James Larrabee (Chemistry & Biochemistry) has received a three-year research grant from the National Science Foundation through NSF’s Research in Undergraduate Institutions activity. This is Jim’s fifth NSF-RUI grant in his career. This grant provides funding to enable at least six undergraduate student to participate in his research, which should lead to a better understanding of enzyme mechanisms that could help other researchers design better drugs. Title: Magnetic Circular Dichroism of Dicobalt(II) Enzymes.
Amy Briggs (Computer Science) has been awarded a research grant from the National Science Foundation to support her work in curriculum development for high-school computer science. The award will fund her upcoming leave and participation in the four-year collaborative project Broadening Participation in Computer Science: AP Computer Science Principles Phase II with colleagues at the College Board and Duke University. The goal of the project is to create and deploy a new AP course in Computer Science, designed to promote the interest of more students and increase the numbers of underrepresented students who engage in computer science education and pursue computing careers.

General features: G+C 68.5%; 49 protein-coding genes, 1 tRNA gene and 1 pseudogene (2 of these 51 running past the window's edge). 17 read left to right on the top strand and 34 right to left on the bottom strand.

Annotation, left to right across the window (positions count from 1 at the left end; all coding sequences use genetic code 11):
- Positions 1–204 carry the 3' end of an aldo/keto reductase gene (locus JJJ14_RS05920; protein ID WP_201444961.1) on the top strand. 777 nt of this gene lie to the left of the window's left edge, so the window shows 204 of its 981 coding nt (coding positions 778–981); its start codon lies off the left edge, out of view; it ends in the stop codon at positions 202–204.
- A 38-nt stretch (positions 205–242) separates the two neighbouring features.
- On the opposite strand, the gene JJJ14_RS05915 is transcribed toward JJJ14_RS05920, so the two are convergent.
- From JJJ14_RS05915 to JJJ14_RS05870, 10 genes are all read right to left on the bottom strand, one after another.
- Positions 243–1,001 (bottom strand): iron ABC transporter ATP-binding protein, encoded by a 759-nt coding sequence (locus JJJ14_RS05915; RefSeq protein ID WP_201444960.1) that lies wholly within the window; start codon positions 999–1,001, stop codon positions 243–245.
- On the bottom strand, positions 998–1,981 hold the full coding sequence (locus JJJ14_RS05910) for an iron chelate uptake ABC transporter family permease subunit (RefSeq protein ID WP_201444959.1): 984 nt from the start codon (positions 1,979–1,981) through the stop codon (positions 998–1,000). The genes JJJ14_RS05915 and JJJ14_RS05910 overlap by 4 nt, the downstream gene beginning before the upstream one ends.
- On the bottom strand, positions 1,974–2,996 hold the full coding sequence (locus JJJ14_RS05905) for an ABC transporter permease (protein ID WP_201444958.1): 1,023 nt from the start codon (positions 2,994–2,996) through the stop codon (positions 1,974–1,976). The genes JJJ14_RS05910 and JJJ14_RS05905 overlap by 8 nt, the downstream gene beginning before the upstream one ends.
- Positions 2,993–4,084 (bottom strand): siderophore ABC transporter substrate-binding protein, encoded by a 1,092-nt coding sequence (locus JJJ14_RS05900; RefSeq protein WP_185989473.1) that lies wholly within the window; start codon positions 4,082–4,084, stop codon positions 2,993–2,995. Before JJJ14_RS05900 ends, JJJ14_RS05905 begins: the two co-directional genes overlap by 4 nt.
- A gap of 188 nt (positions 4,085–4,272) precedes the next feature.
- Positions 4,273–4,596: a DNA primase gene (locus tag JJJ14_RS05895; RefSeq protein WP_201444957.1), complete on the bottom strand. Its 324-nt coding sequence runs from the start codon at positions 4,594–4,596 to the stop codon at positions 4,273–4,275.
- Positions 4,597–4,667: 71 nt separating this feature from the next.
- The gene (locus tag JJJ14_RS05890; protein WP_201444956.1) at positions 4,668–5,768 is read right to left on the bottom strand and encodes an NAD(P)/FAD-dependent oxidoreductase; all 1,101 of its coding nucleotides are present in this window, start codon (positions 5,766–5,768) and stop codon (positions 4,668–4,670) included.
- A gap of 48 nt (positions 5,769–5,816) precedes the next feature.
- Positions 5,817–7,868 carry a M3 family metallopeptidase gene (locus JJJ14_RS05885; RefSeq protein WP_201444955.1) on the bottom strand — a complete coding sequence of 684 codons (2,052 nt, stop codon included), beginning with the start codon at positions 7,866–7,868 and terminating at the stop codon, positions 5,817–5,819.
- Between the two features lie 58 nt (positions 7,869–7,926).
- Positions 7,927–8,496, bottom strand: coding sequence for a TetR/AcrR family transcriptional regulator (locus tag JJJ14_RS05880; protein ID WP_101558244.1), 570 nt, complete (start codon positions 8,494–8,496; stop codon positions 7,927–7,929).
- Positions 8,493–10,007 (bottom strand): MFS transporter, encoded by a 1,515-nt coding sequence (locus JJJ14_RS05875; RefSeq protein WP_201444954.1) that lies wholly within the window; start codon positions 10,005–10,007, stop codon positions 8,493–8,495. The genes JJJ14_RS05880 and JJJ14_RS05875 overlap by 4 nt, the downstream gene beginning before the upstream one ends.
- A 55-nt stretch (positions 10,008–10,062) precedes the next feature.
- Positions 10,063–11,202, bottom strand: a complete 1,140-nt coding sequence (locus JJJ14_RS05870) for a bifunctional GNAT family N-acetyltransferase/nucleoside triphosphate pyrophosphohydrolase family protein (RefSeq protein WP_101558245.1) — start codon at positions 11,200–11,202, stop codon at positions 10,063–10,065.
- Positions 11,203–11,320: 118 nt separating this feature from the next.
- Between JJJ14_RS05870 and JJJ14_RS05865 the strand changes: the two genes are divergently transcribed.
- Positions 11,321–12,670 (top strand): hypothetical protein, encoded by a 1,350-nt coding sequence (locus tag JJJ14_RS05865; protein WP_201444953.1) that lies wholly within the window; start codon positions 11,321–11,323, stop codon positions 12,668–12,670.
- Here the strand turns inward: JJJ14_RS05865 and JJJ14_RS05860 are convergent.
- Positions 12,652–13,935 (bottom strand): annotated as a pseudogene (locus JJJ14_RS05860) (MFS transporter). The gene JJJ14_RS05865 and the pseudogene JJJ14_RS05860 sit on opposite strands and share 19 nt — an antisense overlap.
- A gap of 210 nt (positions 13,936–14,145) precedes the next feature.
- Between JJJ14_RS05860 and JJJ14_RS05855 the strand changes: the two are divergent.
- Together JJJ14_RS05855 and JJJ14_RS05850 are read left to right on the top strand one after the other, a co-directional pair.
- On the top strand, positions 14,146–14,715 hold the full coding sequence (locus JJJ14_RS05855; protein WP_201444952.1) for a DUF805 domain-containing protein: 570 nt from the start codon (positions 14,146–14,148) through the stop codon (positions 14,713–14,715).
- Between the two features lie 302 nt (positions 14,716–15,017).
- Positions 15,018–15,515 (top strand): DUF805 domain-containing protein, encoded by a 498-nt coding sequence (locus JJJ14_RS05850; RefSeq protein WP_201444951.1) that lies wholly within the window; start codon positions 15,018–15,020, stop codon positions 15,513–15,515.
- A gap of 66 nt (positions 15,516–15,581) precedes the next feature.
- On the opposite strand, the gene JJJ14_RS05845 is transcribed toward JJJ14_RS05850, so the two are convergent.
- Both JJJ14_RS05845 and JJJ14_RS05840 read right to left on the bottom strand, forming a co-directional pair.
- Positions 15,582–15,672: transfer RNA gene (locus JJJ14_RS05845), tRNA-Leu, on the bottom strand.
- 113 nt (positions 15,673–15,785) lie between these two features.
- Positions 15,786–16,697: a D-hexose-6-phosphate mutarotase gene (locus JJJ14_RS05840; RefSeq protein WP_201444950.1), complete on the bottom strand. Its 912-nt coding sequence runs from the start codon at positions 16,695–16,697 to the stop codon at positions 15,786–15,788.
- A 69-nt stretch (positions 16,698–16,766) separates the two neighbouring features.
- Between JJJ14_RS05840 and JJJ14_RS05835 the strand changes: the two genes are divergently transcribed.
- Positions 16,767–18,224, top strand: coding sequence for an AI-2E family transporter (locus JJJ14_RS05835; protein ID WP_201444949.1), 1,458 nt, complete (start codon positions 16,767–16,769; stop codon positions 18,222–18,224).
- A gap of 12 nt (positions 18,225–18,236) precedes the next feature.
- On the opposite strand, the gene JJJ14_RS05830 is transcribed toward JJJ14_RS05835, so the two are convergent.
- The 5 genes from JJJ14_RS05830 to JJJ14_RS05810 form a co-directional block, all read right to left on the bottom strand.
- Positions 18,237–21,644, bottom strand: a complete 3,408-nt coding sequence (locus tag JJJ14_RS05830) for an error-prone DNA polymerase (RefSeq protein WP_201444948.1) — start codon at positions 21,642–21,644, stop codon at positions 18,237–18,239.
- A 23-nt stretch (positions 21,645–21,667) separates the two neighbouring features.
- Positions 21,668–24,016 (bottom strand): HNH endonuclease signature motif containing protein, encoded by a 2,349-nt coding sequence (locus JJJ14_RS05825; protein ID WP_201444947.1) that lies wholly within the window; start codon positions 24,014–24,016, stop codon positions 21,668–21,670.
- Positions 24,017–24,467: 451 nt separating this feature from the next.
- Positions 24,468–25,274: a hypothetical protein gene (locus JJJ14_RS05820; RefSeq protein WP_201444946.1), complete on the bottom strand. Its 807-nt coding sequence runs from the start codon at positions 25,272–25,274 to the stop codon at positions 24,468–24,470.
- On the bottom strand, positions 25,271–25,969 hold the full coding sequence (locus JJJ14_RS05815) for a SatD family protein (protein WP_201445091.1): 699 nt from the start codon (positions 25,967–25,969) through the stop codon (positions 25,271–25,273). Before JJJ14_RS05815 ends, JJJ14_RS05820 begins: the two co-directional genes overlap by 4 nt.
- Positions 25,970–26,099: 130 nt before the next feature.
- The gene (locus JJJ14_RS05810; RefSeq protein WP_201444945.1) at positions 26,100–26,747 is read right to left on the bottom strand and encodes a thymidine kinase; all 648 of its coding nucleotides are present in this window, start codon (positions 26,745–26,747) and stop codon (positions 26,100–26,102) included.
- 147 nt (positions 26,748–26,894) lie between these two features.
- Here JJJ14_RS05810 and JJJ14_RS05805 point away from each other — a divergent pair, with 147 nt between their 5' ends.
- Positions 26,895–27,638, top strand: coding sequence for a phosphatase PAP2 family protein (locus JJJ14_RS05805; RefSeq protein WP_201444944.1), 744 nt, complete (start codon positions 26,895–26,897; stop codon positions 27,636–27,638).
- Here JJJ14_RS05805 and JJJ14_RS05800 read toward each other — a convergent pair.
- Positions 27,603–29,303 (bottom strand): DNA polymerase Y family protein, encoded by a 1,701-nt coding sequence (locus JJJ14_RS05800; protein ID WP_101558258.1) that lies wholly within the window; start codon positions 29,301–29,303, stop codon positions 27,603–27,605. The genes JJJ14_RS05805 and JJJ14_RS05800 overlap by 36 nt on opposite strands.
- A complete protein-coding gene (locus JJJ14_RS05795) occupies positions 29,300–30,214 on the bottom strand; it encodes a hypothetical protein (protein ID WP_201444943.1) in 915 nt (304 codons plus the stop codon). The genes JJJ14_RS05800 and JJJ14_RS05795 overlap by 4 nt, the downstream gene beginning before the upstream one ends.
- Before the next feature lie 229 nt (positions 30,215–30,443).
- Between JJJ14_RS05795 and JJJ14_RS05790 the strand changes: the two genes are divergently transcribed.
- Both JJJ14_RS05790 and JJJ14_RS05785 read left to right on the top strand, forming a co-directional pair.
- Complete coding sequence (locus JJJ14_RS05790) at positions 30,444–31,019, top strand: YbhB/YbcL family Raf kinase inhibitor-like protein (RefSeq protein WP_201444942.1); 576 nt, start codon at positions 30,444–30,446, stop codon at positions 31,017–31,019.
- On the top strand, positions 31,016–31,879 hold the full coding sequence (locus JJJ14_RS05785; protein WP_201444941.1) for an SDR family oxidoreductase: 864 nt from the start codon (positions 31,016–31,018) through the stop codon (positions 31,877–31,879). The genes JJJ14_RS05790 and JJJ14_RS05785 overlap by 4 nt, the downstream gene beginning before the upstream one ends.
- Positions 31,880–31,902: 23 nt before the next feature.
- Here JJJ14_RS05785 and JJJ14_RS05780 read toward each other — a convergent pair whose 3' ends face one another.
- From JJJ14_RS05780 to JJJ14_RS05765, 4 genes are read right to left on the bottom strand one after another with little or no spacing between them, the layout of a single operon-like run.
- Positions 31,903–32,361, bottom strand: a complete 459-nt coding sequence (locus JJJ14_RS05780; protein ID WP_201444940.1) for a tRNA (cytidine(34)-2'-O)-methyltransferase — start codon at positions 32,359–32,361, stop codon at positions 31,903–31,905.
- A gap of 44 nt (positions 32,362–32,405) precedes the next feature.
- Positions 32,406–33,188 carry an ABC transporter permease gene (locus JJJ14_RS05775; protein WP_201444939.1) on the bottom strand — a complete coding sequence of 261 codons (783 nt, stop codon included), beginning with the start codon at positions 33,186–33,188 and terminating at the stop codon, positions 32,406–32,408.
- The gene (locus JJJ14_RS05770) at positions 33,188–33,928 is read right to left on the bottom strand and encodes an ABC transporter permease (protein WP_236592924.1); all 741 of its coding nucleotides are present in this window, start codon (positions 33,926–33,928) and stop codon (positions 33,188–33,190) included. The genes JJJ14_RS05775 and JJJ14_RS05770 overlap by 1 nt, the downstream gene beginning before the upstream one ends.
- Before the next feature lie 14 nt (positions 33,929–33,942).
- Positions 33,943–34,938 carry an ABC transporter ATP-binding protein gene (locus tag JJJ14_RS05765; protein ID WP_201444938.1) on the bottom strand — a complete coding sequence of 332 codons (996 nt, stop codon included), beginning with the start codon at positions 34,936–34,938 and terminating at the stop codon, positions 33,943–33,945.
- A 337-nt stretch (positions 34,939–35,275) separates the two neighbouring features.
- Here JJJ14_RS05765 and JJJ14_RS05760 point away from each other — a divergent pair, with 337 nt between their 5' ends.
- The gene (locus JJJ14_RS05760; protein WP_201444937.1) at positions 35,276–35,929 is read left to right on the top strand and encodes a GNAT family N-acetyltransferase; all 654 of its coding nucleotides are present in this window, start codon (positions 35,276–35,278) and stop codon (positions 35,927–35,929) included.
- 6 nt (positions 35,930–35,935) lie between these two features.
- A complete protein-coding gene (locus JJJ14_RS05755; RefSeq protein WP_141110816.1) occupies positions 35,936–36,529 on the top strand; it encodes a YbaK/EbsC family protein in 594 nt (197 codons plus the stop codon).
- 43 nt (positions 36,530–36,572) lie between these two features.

Jason Arndt (Psychology) was awarded funding through the National Science Foundation’s Research Opportunity Award program to enable him to spend part of his 2012-13 leave collaborating with a colleague at the Georgia Institute of Technology examining associative memory processes using Electroencephalography (EEG). Their research project is titled The influence of attention on associative memory in the young and old.
Steve Trombulak (Biology and Environmental Studies) has been awarded a fellowship from the Marion and Jasper Whiting Foundation for a project titled Enhancing the Quality of Instruction in Conservation Biology. The grant will enable Steve to travel to Australia to work with the key developers of “systematic conversation planning” in order to incorporate this new perspective into the conservation biology course he teaches at Middlebury. While in Australia, he will visit the Great Barrier Reef Marine Park, the first in the world designed using SCP principles and tools.
David Dorman (Mathematics) has been awarded a fellowship from the Marion and Jasper Whiting Foundation for a project titled In Pursuit of Mathematical Biology. This grant supports David’s Spring 2014 leave. The objective for this grant is to deepen his knowledge of mathematical biology and epidemiology and to hone his ability to teach courses in those areas at the undergraduate level. The grant provides travel funds to enable him to attend workshops and courses and to visit Harvey Mudd College to learn how they designed and implemented their strong mathematical biology major.